Radial Diffusion Assay for Tannins

  • Dietland Müller-Schwarze


Tannins are polyphenols familiar to most of us as astringent compounds in red wine (originating in skins, seeds, and stems of grapes), tea leaves, and unripe fruit. In trees, they occur in bark, buds, and fruits, and are found in cell vacuoles or surface waxes. Tannins are assumed to defend plants against microorganisms, insects, and vertebrate herbivores. These brownish or yellowish compounds are used for tanning and dyeing. Tannins precipitate with proteins, the basis for tanning leather. In this assay, the interaction of tannins with protein in an agar gel is quantified. The insoluble precipitates form rings around an origin. The diameter of the rings is proportional to the tannin amounts present. It needs to be added that not all tannins bind to proteins, and not all precipitates are insoluble. The method of this exercise follows the Tannin Assay as described by Hagerman (1987). The material analyzed in this exercise can be known amounts of tannins such as “tannic acid” (a mixture of tannins), or plant extracts with unknown amounts of tannin. This exercise is written for tests with plant materials whose tannin level we wish to determine. These can be bud scales of trees such as aspen, or different parts of acorns (tip vs. base).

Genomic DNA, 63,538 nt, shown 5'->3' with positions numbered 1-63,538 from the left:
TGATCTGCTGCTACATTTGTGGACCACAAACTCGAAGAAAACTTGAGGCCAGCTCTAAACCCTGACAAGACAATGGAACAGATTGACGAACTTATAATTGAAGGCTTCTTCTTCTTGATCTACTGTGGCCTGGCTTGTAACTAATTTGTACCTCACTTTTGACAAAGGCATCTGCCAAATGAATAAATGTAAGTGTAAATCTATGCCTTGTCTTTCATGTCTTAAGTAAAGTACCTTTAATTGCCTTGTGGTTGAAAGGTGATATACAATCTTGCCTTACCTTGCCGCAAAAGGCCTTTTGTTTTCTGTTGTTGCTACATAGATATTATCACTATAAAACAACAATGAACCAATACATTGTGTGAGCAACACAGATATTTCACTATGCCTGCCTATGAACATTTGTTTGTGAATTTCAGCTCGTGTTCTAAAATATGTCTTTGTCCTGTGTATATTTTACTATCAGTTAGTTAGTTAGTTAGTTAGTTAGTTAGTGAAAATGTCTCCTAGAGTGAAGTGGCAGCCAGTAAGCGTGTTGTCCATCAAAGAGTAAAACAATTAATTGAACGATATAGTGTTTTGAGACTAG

Cork Borer Cell Vacuole Unripe Fruit Insoluble Precipitate Yellowish Compound 
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Copyright information

© Springer Science+Business Media, LLC 2009

Authors and Affiliations

  • Dietland Müller-Schwarze
    • 1
  1. 1.College of Environmental Science and ForestryState University of New York-SyracuseSyracuseUSA

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